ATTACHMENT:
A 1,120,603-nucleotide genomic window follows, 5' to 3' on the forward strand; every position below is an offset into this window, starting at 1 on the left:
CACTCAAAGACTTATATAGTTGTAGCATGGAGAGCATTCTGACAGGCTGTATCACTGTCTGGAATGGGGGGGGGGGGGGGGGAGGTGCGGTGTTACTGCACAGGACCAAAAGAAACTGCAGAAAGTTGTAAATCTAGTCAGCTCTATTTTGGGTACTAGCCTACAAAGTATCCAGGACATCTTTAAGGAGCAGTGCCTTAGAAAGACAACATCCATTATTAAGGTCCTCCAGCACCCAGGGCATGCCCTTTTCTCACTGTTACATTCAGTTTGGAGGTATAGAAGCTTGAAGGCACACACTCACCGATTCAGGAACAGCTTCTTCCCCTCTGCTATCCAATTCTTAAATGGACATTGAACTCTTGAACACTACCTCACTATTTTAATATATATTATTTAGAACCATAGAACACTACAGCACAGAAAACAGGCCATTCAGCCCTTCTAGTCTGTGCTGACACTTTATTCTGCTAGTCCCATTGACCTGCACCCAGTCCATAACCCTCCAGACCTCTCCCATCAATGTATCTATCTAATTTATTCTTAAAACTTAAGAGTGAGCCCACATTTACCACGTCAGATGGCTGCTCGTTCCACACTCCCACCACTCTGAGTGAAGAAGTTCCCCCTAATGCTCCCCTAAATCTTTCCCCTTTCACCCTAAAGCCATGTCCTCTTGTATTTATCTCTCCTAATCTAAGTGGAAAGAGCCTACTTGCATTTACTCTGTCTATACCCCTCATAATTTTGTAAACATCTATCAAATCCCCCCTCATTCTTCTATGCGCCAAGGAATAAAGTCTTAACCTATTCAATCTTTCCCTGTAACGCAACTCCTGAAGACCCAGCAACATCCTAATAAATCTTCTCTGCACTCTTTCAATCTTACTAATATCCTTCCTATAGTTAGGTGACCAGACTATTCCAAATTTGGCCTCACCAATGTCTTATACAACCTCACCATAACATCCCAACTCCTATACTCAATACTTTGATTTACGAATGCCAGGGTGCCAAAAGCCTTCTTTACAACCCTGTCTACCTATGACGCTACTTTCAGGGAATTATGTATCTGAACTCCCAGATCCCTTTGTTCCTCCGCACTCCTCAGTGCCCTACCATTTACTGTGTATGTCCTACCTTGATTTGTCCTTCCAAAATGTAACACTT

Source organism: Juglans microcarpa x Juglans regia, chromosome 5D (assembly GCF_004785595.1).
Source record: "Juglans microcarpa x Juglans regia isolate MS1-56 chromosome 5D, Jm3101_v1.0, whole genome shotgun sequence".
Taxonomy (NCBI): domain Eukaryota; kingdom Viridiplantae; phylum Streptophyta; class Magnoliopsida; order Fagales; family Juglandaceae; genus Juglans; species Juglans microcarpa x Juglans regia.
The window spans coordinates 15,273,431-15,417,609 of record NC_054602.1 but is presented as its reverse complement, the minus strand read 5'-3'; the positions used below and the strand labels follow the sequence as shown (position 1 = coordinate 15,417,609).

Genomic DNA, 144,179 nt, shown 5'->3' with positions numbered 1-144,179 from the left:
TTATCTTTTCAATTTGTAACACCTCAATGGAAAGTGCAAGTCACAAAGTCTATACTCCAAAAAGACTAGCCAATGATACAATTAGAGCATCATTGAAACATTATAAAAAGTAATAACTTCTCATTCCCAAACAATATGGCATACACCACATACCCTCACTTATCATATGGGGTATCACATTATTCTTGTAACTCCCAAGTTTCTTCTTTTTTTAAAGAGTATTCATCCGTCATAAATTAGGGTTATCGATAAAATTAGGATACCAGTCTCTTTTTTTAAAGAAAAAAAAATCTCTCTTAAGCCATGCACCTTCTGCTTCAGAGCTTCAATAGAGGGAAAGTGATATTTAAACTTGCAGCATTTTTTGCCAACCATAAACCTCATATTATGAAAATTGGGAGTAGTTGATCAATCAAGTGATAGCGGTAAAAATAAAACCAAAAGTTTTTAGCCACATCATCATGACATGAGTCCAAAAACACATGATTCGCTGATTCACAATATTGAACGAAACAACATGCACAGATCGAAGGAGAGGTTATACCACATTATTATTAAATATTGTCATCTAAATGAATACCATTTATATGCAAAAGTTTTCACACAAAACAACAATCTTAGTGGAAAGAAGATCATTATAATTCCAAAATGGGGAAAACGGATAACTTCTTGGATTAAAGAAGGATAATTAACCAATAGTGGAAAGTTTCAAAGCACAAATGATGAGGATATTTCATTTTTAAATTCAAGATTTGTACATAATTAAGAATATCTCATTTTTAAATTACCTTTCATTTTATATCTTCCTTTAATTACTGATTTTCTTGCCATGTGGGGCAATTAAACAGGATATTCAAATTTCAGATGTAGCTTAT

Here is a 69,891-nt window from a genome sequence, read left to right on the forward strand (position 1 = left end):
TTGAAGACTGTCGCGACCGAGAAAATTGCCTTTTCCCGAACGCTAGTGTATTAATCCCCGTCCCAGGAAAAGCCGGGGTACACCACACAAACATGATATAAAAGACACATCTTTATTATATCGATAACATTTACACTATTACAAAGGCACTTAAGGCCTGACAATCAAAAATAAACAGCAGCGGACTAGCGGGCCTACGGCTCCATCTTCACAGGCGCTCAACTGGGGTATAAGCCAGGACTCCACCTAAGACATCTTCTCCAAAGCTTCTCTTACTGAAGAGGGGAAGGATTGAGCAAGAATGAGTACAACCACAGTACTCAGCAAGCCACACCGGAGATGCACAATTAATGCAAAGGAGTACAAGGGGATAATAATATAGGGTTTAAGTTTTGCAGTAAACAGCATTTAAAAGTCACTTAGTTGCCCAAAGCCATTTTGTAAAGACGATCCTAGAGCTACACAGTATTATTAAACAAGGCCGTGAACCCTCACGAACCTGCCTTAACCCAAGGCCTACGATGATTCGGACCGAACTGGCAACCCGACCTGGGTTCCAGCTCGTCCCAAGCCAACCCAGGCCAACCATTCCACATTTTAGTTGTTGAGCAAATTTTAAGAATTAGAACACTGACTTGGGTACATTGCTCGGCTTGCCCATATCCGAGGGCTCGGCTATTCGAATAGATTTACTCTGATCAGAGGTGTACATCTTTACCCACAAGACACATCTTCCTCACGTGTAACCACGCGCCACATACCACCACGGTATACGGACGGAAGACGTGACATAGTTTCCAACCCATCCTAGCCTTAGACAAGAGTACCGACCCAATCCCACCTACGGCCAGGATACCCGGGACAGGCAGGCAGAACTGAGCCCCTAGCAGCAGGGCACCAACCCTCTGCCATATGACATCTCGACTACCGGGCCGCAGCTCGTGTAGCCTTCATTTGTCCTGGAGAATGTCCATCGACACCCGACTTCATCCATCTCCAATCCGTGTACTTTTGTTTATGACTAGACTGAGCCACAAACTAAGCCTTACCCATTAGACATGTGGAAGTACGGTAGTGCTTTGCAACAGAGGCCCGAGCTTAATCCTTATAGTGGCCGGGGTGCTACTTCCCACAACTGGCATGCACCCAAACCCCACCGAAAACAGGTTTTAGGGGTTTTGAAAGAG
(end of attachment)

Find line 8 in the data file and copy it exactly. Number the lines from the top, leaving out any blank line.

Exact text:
TTATCTTTTCAATTTGTAACACCTCAATGGAAAGTGCAAGTCACAAAGTCTATACTCCAAAAAGACTAGCCAATGATACAATTAGAGCATCATTGAAACATTATAAAAAGTAATAACTTCTCATTCCCAAACAATATGGCATACACCACATACCCTCACTTATCATATGGGGTATCACATTATTCTTGTAACTCCCAAGTTTCTTCTTTTTTTAAAGAGTATTCATCCGTCATAAATTAGGGTTATCGATAAAATTAGGATACCAGTCTCTTTTTTTAAAGAAAAAAAAATCTCTCTTAAGCCATGCACCTTCTGCTTCAGAGCTTCAATAGAGGGAAAGTGATATTTAAACTTGCAGCATTTTTTGCCAACCATAAACCTCATATTATGAAAATTGGGAGTAGTTGATCAATCAAGTGATAGCGGTAAAAATAAAACCAAAAGTTTTTAGCCACATCATCATGACATGAGTCCAAAAACACATGATTCGCTGATTCACAATATTGAACGAAACAACATGCACAGATCGAAGGAGAGGTTATACCACATTATTATTAAATATTGTCATCTAAATGAATACCATTTATATGCAAAAGTTTTCACACAAAACAACAATCTTAGTGGAAAGAAGATCATTATAATTCCAAAATGGGGAAAACGGATAACTTCTTGGATTAAAGAAGGATAATTAACCAATAGTGGAAAGTTTCAAAGCACAAATGATGAGGATATTTCATTTTTAAATTCAAGATTTGTACATAATTAAGAATATCTCATTTTTAAATTACCTTTCATTTTATATCTTCCTTTAATTACTGATTTTCTTGCCATGTGGGGCAATTAAACAGGATATTCAAATTTCAGATGTAGCTTAT